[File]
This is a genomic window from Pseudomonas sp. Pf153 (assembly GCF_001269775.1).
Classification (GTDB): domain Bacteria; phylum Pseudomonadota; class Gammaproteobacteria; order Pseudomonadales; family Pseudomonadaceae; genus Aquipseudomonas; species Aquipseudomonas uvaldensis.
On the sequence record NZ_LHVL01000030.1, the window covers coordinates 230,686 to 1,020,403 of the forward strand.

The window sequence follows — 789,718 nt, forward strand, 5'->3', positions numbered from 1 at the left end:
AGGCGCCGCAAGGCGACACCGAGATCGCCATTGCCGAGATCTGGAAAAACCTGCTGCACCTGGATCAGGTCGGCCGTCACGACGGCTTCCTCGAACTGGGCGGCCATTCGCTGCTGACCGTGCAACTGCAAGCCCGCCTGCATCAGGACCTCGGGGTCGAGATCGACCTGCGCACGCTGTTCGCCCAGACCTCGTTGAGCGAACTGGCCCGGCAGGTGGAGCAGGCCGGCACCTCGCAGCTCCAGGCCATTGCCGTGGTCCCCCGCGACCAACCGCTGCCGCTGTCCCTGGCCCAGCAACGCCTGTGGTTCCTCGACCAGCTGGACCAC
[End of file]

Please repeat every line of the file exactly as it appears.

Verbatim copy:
This is a genomic window from Pseudomonas sp. Pf153 (assembly GCF_001269775.1).
Classification (GTDB): domain Bacteria; phylum Pseudomonadota; class Gammaproteobacteria; order Pseudomonadales; family Pseudomonadaceae; genus Aquipseudomonas; species Aquipseudomonas uvaldensis.
On the sequence record NZ_LHVL01000030.1, the window covers coordinates 230,686 to 1,020,403 of the forward strand.

The window sequence follows — 789,718 nt, forward strand, 5'->3', positions numbered from 1 at the left end:
AGGCGCCGCAAGGCGACACCGAGATCGCCATTGCCGAGATCTGGAAAAACCTGCTGCACCTGGATCAGGTCGGCCGTCACGACGGCTTCCTCGAACTGGGCGGCCATTCGCTGCTGACCGTGCAACTGCAAGCCCGCCTGCATCAGGACCTCGGGGTCGAGATCGACCTGCGCACGCTGTTCGCCCAGACCTCGTTGAGCGAACTGGCCCGGCAGGTGGAGCAGGCCGGCACCTCGCAGCTCCAGGCCATTGCCGTGGTCCCCCGCGACCAACCGCTGCCGCTGTCCCTGGCCCAGCAACGCCTGTGGTTCCTCGACCAGCTGGACCAC